While Wilson does have some upside, the truly interesting player is Georgia’s Aaron Murray at 15/1. As a freshman in 2010, the 6’1″ signal caller completed 61% of his passes en route to a 3,000 yard, 24 touchdown, 8 interception season. Although he did not take the leap many had anticipated, Murray was nonetheless impressive in 2011. The Tampa product saw a rise in both his touchdowns (35) and interceptions (14) although his yardage stagnated. Still, with three of his top four receivers returning to campus and easily the most favorable schedule in the conference (the Bulldogs don’t have a scheduled matchup with either Alabama or LSU) the red carpet seems to have been rolled out for Georgia.

If you are looking for a more lucrative quarterback to invest in, perhaps Virginia Tech’s Logan Thomas would be more intriguing. At 6’6 260-pounds, the converted tight end is still unpolished as a passer, but clearly scouts like what they have seen. Thomas is already being rumored as a first round selection in the 2013 NFL draft and is the number 11 prospect in the country according to Scouts Inc.

Last season in his first year as a starter, Thomas struggled early in the season but seemed to improve with every game. By season’s end the massive quarterback accumulated over 3,000 passing yards while emerging as one of the best goal line weapons in college football.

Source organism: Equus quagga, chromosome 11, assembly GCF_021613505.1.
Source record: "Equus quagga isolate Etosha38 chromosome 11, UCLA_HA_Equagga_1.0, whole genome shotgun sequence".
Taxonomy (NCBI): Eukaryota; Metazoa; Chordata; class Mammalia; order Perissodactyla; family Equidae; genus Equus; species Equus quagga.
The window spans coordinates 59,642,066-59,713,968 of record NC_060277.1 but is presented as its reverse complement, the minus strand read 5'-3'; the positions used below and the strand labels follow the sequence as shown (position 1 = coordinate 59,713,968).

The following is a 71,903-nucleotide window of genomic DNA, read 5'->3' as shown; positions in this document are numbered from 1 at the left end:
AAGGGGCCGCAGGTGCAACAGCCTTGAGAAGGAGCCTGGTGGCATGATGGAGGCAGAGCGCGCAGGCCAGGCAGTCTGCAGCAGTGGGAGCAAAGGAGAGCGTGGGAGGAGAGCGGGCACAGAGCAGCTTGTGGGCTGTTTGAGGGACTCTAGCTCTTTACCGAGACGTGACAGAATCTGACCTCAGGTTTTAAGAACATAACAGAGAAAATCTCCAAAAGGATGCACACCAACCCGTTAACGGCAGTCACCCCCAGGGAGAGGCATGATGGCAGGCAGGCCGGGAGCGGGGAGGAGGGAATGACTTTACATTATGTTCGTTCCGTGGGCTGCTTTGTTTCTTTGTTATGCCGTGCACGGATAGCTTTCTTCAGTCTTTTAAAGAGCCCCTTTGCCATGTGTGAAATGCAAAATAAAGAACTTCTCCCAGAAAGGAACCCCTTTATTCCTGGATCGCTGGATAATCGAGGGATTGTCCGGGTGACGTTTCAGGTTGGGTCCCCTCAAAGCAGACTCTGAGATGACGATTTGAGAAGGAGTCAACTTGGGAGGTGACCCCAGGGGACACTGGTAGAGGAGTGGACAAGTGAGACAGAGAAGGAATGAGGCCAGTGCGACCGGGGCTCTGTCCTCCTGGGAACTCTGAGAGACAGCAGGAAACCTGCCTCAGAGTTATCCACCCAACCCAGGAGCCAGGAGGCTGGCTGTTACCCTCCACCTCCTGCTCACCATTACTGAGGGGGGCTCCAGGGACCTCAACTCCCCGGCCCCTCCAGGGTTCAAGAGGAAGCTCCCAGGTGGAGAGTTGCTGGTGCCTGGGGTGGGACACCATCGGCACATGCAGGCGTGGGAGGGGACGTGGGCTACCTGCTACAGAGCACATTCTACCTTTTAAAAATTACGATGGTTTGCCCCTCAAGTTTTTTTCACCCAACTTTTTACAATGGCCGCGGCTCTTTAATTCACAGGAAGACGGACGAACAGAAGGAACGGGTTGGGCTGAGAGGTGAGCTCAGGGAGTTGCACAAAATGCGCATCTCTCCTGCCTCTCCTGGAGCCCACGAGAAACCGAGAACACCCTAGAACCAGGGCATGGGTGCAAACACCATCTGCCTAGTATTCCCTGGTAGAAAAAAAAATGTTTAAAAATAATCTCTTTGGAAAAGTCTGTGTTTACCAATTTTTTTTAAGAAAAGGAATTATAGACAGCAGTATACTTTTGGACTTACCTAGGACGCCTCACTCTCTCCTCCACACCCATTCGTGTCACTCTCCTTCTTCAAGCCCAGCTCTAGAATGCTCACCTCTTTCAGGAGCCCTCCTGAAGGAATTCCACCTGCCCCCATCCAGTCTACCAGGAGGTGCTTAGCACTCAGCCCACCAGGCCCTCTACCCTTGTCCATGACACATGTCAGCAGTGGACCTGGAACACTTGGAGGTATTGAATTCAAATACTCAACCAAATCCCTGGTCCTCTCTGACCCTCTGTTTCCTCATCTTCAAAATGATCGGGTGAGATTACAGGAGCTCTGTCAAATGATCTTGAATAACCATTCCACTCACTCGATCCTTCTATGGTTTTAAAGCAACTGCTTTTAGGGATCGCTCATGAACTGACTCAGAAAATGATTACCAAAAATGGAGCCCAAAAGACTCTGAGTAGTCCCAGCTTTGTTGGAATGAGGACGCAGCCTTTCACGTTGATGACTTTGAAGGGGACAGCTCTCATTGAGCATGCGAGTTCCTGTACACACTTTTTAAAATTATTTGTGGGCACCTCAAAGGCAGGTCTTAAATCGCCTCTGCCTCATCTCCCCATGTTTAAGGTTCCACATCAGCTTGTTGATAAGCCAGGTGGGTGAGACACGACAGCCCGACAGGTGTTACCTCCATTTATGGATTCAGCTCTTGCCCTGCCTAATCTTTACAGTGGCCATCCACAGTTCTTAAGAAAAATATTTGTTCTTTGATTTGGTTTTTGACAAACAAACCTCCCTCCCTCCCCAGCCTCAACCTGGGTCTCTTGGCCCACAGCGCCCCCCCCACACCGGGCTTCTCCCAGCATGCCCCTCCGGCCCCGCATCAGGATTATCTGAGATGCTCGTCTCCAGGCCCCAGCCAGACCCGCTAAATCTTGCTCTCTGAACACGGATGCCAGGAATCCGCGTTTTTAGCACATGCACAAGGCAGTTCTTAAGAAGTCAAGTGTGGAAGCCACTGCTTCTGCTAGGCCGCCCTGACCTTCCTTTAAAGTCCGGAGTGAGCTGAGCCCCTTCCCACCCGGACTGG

Despite Thomas’ size, he is exceptionally mobile and managed nearly 500 rushing yards and 11 touchdowns. With David Wilson now playing on Sunday’s, Thomas promises to be an even larger part of the offense. Virginia Tech is constantly atop the ACC standings having made the conference championship game four of the past five seasons. Given the weak competition, the Hokies season could come down to an October 20th game in Clemson and a November 8th matchup against Florida State. If VT can win those games and Thomas continues to improve, he could greatly reward bettors who are willing to take those long 75/1 odds.

Who do you think has value in the Heisman race? Are there any surprising omissions? Can anybody knock off Barkley or is it his to lose? Please leave your thoughts and questions in the comment section below.